US, UK climb competitiveness ranks; Germany falls

The United States has climbed further up the ranks of the world's most competitive economies, the World Economic Forum said in its annual report.

The world's biggest economy climbed two positions in the competitive rankings, to grab third place behind Switzerland and Singapore—marking its second year of gains.

"U.S. companies are highly sophisticated and innovative, and they are supported by an excellent university system that collaborates admirably with the business sector in R&D," the WEF said, in a report led by Chairman Klaus Schwab.

"Combined with flexible labor markets and the scale opportunities afforded by the sheer size of its domestic economy—the largest in the world by far—these qualities make the United States very competitive."

U.S. factory worker
Thomas Barwick | Stone | Getty Images
U.S. factory worker

Downsides to doing business in the U.S. include its macroeconomic environment, which the WEF described as the country's "greatest area of weakness."

The U.S. economy will expand by 2.6 percent this year, the Organization of Economic Cooperation and Development forecast in May. This is just above the expected average for developed countries of 2.2 percent, but below the global estimate of 3.4 percent.

Read MoreAmerica's Top States for Business 2014

The U.K. also gained in competitiveness this year, coming in at ninth place, and Japan posted the largest improvement of the top 10 economies, reaching sixth place.

Like the U.S., Japan and Britain have adopted monetary stimulus measures known as quantitative easing to boost economic growth and stem the risk of deflation.

Read MoreEuropean bank officials weigh QE 'shock and awe'

Regarding Japan, the WEF said: "At least the country's battle against deflation has started bearing fruit: prices in 2013 increased for the first time in five years—by a low 0.4 percent."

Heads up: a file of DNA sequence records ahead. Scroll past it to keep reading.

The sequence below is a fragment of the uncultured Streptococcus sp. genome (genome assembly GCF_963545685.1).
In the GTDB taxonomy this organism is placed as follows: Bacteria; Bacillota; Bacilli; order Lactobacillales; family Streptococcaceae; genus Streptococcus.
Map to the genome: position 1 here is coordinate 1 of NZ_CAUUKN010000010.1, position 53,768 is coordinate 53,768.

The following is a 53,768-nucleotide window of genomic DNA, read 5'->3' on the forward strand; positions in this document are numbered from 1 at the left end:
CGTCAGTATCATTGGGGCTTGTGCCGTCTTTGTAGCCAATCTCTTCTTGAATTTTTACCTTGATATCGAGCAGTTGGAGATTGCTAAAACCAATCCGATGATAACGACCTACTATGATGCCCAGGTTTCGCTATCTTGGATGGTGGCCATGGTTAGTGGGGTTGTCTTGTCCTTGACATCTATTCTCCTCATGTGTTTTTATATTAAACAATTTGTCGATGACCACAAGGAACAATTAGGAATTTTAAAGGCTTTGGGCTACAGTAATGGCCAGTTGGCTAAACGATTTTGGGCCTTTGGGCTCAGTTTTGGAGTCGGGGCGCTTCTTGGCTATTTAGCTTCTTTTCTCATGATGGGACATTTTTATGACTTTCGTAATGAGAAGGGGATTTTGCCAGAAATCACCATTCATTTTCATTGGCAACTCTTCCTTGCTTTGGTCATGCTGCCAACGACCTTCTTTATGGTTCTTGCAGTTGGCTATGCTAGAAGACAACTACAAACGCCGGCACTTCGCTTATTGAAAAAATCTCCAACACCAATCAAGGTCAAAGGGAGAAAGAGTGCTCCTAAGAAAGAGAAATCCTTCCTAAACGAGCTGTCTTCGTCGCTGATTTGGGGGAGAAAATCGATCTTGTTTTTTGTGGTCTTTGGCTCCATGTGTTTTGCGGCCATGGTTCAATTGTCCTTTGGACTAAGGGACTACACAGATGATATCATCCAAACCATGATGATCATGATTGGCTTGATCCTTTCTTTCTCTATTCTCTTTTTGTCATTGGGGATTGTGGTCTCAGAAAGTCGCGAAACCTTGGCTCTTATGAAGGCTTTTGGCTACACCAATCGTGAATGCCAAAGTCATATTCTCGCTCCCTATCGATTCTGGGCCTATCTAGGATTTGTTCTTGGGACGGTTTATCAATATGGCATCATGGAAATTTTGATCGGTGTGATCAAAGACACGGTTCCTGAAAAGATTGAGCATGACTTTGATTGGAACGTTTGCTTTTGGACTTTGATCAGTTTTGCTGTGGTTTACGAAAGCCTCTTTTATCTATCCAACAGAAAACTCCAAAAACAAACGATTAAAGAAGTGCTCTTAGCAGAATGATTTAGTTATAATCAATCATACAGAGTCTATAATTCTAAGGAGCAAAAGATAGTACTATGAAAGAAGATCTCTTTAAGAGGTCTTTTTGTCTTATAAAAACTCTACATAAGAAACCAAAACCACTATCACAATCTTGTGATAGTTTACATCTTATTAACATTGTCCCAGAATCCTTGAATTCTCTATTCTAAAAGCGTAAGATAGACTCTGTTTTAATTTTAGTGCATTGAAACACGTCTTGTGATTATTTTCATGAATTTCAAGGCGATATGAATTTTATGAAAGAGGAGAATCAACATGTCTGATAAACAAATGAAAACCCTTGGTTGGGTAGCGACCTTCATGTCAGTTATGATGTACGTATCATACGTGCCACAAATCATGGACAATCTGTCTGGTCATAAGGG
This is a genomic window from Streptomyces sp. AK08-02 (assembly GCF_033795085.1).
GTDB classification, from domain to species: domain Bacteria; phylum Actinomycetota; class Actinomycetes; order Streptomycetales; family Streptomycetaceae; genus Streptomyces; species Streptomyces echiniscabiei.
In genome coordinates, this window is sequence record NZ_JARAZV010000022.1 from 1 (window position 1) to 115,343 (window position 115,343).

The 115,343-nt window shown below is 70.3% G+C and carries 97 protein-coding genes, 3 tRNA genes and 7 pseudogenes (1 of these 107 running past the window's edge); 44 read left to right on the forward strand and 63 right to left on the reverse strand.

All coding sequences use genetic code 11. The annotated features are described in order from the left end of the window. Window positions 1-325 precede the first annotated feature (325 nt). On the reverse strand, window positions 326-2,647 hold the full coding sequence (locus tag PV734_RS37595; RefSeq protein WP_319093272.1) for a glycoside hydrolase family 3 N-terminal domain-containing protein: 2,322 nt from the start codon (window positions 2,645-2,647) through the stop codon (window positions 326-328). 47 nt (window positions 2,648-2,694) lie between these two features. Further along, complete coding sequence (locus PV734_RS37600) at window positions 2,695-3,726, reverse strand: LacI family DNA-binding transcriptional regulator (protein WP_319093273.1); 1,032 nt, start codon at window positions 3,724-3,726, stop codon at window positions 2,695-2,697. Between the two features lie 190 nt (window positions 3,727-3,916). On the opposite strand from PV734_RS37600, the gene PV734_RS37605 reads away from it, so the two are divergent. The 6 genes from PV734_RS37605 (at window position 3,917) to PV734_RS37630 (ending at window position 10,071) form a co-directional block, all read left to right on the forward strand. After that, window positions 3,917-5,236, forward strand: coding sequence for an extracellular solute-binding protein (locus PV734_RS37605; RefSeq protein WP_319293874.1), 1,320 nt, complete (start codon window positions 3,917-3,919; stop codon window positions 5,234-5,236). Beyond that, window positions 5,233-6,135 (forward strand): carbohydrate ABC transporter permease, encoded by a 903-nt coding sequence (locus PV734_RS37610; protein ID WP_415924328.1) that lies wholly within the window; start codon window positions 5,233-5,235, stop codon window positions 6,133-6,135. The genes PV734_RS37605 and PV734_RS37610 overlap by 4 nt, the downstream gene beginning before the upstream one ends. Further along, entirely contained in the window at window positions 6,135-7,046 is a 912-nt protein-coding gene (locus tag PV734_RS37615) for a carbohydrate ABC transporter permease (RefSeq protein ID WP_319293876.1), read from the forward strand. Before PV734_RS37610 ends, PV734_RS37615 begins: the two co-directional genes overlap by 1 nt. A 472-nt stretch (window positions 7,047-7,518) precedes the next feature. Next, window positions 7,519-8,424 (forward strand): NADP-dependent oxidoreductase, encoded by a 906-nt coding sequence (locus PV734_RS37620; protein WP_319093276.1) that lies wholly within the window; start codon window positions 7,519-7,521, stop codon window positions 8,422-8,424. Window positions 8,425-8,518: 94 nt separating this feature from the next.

In other countries, Germany's relative competitiveness declined, and falls for Finland and Sweden relaxed the grip that Scandinavia has held on WEF's top 10 in recent years.

Read MoreWhy Japan's economy is stuck in 'no man's land'

The report noted that Germany had weathered the global economic crisis of 2007/08 "relatively well," but its education system slipped due to lower-than-expected university enrollment.

Recent data have suggested Germany's place as the economic "strongman" of Europe is slipping. On Monday, Markit's purchasing managers' index showed that German industrial production only expanded narrowly in August, at its slowest rate in 11 months.

Read MoreEuro zone manufacturing slows to 13-month low

Here are the WEF's top 10 rankings for competitiveness:

  1. Switzerland
  2. Singapore
  3. United States
  4. Finland
  5. Germany
  6. Japan
  7. Hong Kong
  8. Netherlands
  9. United Kingdom
  10. Sweden

In Europe, the WEF found that several countries severely hit by the global financial crisis of 2007/08, such as Spain (ranked 35th), Portugal (36th) and Greece (81st), had made significant strides in competitiveness.

Other countries in the region, such as France (23rd) and Italy (49th), had made less progress. "While the divide between a highly competitive North and a lagging South and East persists, a new outlook on the European competitiveness divide, between countries implementing reforms and those that are not, can now also be observed," said Schwab.

More than half of the WEF's 20 lowest ranked countries were in sub-Saharan Africa, due to the region's "profound" lack of infrastructure and low levels of health and basic education. Ebola-hit Guinea in the west of the continent was judged the world's least competitive country.

Here's the WEF's 10 least competitive countries:

  1. Guinea
  2. Chad
  3. Yemen
  4. Mauritania
  5. Angola
  6. Burundi
  7. Sierra Leone
  8. Haiti
  9. Timor-Leste
  10. Burkina Faso

—By CNBC's Katy Barnato